Usually with Metroidvanias, I expect a long, difficult game that's easy to get lost in, in the sense that I don't know where to go next. Momodora: Reverie Under the Moonlight is a counter to those ideas while still maintaining the exploratory nature of the sub-genre. The plot is pretty simple and doesn't feature a ton of story, but there are a few NPCs you talk to throughout your quest. The combat is also fairly simple, but the boss fights you engage in are all great. Without much weapon customization, it's stripped to the basics of dodging enemy attacks while trying to get a hit in. It makes for a game that's easy to get into and instantly start enjoying. All of the areas are visually appealing, some more than others, and each of them lasts shorter than you'd expect. The game is only around 3-5 hours, but it feels like you've played so much more in that time. Some games only really start to take off by the time this game finishes. It also features New Game+, allowing you to carry over most of your items, making the game more difficult, and changing up enemy placement.
7. Biolab Wars – Switch, Steam – Run & Gun – ~1.5 Hour Completion Time –
At $1.99 (or $0.99 if you own anther game by the same publisher, as I did), this game feels under-priced. This is a Contra-inspired game with NES graphics. There are seven stages to overcome through a combination of platforming and shooting. Your character can only shoot horizontally, can crouch, can jump, and that’s about it. I particularly like the bosses at the end of each stage – they all feel different from one another. They’re mostly the big, gross alien types, but a few of them humanoid. With one you’re riding a motorcycle and firing behind you, one of them will having you running back and forth dodging fire on a small kayak, and with another you’re climbing railings to line yourself up for a shot.
8. Remothered: Tormented Fathers – All Modern Systems – Survival Horror – ~6 Hour Completion Time –
Remothered: Tormented Fathers feels very old school in its design philosophy – no weapons outside a few self defense items and distraction items. You go back and forth in the mansion and have to learn the layout and where things are to proceed. You have to manually select the key item from your inventory to use on triggers (but a key icon is stilled shown to guide you a little). The sounds in this game do a great job of evoking tension, and I appreciate that the stalkers don’t seem to teleport, so if you can get away from them, you’ve earned your freedom for awhile. This is the first game in a loosely connected trilogy, with the second one due later this year.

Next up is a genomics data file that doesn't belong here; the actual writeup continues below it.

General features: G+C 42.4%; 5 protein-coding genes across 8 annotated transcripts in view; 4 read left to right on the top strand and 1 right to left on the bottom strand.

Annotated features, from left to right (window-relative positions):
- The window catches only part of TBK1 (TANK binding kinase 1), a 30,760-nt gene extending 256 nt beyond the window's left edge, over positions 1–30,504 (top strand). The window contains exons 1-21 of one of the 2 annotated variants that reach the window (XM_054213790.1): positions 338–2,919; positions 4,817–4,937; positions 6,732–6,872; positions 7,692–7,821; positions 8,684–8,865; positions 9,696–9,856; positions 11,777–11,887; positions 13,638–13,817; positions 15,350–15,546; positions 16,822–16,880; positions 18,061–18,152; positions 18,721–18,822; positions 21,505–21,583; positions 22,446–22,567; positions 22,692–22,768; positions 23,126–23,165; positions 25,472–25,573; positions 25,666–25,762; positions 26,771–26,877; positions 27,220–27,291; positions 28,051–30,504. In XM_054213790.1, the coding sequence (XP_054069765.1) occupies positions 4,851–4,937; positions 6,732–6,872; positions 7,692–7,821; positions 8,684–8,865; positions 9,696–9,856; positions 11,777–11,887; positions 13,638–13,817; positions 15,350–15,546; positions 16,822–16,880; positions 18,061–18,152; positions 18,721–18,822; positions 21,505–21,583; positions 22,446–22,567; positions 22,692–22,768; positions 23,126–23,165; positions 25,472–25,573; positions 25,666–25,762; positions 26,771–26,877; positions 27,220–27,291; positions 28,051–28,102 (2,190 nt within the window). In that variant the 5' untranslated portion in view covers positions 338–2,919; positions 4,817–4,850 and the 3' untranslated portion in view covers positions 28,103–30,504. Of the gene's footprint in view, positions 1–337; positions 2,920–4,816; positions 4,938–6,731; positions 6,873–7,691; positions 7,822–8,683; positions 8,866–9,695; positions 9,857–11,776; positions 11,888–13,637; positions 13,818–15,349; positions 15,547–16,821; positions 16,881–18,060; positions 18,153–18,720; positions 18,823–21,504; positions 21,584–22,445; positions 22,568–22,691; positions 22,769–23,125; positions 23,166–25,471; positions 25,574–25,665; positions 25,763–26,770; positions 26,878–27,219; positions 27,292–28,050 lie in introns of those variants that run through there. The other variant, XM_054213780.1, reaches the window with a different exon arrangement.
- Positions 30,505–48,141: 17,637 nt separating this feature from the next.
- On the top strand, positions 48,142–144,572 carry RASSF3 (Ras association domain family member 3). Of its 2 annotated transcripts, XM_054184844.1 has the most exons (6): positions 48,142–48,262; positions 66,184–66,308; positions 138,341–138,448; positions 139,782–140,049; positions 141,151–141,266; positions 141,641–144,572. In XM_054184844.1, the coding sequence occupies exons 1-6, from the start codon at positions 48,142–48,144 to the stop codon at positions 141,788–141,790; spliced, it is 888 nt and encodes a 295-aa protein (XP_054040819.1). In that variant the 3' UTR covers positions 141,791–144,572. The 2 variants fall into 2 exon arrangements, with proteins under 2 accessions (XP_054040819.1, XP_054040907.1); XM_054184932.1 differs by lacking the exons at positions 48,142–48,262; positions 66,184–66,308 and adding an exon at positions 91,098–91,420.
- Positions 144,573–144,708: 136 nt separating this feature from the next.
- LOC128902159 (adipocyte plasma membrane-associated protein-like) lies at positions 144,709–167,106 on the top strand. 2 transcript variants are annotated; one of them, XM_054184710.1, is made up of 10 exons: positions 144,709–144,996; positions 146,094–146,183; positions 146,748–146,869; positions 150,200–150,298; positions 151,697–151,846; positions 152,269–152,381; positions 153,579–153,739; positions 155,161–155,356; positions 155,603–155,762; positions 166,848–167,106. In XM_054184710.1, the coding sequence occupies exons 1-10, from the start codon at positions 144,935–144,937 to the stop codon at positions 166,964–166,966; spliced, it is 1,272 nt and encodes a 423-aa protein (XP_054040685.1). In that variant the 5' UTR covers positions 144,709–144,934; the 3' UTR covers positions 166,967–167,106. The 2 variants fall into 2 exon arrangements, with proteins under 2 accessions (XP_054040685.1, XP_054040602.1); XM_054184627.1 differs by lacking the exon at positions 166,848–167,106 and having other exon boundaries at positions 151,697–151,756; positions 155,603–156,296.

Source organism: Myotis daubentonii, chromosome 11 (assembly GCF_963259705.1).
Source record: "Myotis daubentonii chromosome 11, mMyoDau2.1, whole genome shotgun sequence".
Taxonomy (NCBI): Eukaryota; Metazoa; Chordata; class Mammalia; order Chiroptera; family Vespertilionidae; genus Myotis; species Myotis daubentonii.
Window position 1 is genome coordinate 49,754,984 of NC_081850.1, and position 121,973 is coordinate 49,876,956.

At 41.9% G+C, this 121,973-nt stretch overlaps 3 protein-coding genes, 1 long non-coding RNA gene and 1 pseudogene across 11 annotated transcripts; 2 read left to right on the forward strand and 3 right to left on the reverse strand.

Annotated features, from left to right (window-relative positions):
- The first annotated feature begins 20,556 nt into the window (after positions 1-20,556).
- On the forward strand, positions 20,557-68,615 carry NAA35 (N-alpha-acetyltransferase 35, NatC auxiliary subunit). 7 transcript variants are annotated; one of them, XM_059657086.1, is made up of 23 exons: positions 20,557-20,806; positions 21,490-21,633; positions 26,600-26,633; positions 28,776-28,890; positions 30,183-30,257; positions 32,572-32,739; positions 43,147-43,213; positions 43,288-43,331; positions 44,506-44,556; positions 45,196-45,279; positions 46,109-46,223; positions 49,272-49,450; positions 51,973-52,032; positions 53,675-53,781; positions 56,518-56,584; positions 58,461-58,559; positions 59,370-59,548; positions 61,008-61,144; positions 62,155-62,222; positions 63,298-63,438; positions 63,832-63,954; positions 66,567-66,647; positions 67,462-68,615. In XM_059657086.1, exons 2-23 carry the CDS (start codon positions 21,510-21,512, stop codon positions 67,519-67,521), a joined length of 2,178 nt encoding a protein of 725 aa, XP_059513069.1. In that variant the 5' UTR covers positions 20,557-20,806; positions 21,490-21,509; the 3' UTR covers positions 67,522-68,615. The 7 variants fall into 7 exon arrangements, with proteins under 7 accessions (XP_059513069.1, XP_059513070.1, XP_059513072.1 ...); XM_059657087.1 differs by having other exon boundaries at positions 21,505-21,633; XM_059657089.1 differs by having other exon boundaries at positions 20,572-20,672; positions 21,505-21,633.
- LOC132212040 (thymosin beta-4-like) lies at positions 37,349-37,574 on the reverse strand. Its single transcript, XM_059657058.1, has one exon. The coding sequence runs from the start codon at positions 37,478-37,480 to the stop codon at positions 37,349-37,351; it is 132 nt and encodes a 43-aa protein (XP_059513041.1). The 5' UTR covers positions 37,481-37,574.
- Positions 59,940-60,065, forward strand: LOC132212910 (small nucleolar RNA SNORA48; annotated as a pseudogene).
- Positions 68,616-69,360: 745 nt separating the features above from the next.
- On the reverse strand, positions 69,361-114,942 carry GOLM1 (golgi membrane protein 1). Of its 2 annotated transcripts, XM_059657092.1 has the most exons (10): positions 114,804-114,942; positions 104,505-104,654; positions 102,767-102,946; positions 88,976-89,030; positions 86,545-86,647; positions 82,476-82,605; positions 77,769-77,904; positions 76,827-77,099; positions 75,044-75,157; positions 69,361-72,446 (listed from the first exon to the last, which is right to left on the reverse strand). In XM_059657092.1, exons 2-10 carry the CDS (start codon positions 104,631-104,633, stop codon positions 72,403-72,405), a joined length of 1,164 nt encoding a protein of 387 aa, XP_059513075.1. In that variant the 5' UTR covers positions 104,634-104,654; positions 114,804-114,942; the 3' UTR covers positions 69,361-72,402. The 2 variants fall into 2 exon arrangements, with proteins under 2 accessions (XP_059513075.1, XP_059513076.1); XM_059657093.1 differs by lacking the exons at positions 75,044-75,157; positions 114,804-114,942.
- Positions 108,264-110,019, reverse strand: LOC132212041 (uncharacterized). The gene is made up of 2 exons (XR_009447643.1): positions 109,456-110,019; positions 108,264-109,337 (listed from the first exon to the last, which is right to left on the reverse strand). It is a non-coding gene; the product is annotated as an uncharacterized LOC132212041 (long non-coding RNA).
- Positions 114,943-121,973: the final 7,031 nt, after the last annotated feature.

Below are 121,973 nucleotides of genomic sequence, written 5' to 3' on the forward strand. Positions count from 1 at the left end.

9. Gravity Duck – All Modern Systems – 2D Puzzle Platformer – ~1.5 Hour Completion Time –
Pressing A/X in most platformers makes you jump, but in Gravity Duck, it flips you onto the ceiling. This mechanic is the core foundation of the game, and it remains interesting all the way to the end. There's more emphasis on the platforming side than the puzzle side. The puzzle elements basically revolve around knowing when to hit a yellow flash that flips you side to side instead of up and down. For the most part, the game is about avoiding hazards as you flip instead of jump. Just like Daggerhood, this game also has a very easy platinum trophy that takes about 20 minutes to get.
10. Penarium – PlayStation 4, Xbox One, Steam – 2D Platformer – ~2.5 Hour Completion Time –
This is a quirky carnival-themed 2D platformer. The whole game operates on a single screen and utilizes only a double jump and movement. Jump to the edge of one side and you pop out on the other. You're tasked with dodging hazards and overcoming obstacles while smashing barrels around the stage or executing some other task, like staying in a spotlight that moves around and shines in different spots. There are three cut-scenes in the game that total less than two minutes and about 10 minutes of dialogue. Even though the story is very brief, I still felt the ending was a satisfying conclusion and offered more than I expected. There is a local multiplayer mode for two players, but it's nothing special and probably won't entertain long.
Have you played any of these games? What are some other overlooked single player indie games?
See below for other indie spotlights I've done in the past month:
Local Co-op Indie Spotlight – 10 Games From 10 Different Genres
Local Competitive Multiplayer Indie Spotlight – 10 Games From Various Genres
Top 5 Most Anticipated Indie Games
- HUE – a game review
- Recommendations for “Progression” In Platformer Games, Puzzle Games, and RPGs?
- New Super Lucky’s Tale – Review Thread